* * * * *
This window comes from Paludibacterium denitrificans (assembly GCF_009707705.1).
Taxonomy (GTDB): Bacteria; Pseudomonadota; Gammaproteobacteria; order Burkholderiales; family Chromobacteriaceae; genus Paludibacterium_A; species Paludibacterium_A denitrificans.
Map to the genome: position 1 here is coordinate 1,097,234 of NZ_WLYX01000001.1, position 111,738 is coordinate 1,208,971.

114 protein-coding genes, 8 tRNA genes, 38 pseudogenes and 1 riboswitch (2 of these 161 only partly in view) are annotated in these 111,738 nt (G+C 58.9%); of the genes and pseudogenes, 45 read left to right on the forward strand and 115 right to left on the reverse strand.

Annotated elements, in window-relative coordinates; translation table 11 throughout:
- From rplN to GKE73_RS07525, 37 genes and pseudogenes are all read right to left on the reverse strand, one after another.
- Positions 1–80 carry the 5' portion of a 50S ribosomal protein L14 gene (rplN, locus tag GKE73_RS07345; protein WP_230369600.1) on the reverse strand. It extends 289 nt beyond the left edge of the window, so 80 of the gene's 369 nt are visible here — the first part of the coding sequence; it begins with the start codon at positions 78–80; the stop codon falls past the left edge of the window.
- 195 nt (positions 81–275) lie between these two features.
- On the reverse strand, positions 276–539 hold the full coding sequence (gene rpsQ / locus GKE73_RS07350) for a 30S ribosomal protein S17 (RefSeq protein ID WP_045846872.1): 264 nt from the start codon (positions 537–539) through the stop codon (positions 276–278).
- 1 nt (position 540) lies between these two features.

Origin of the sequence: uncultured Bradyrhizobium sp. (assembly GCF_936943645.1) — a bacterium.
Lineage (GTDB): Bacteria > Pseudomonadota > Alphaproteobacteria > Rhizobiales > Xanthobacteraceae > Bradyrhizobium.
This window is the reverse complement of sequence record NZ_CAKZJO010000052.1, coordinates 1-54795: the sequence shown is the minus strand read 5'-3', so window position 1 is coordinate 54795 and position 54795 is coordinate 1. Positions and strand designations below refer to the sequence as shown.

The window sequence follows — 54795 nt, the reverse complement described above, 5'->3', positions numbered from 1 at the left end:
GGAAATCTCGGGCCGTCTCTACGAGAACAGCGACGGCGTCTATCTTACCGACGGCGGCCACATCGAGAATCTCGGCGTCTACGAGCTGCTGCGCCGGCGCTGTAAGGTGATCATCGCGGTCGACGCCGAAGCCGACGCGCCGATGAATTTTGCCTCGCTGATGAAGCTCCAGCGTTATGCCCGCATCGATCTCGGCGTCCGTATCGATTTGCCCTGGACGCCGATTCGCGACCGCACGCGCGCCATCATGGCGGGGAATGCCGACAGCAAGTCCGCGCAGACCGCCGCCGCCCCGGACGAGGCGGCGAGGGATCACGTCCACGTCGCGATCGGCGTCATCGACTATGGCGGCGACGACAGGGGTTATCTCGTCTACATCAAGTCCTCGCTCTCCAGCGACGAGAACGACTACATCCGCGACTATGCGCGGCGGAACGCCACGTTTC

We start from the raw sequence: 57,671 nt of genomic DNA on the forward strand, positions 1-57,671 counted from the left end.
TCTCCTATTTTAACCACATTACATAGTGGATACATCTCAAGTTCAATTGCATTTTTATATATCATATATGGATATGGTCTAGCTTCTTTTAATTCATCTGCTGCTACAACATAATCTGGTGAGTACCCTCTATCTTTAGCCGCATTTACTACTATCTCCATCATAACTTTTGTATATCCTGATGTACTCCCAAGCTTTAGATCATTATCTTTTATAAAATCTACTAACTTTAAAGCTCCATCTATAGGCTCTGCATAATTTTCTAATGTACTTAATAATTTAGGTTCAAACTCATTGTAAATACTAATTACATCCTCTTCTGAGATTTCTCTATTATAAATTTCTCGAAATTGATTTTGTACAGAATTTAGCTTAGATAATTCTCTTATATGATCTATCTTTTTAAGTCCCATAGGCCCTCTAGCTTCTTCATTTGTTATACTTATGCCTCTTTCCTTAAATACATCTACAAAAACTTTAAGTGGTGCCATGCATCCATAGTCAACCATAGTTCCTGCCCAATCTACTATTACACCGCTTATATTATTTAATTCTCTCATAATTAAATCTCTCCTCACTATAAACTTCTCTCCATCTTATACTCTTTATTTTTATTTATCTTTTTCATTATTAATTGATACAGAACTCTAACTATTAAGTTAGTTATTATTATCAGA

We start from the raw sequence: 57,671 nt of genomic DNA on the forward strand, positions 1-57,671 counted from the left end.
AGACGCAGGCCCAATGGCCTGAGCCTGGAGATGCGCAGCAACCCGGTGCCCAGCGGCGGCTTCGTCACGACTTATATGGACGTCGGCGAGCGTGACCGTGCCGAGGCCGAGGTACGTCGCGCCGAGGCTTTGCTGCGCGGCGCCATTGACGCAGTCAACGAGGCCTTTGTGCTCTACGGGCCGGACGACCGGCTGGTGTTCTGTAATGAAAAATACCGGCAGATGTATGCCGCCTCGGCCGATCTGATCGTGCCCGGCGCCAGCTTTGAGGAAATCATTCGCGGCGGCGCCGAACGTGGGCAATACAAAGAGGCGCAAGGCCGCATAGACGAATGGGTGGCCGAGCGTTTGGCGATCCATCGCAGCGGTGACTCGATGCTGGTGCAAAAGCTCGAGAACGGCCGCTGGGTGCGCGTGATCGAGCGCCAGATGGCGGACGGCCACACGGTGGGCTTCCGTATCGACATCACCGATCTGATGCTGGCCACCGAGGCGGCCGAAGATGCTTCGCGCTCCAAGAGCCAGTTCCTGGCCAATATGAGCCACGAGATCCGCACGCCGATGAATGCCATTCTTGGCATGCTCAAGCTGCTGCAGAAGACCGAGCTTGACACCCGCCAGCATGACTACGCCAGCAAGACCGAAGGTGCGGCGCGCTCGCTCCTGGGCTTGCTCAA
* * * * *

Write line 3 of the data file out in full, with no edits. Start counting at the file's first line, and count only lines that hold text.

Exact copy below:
Map to the genome: position 1 here is coordinate 1,097,234 of NZ_WLYX01000001.1, position 111,738 is coordinate 1,208,971.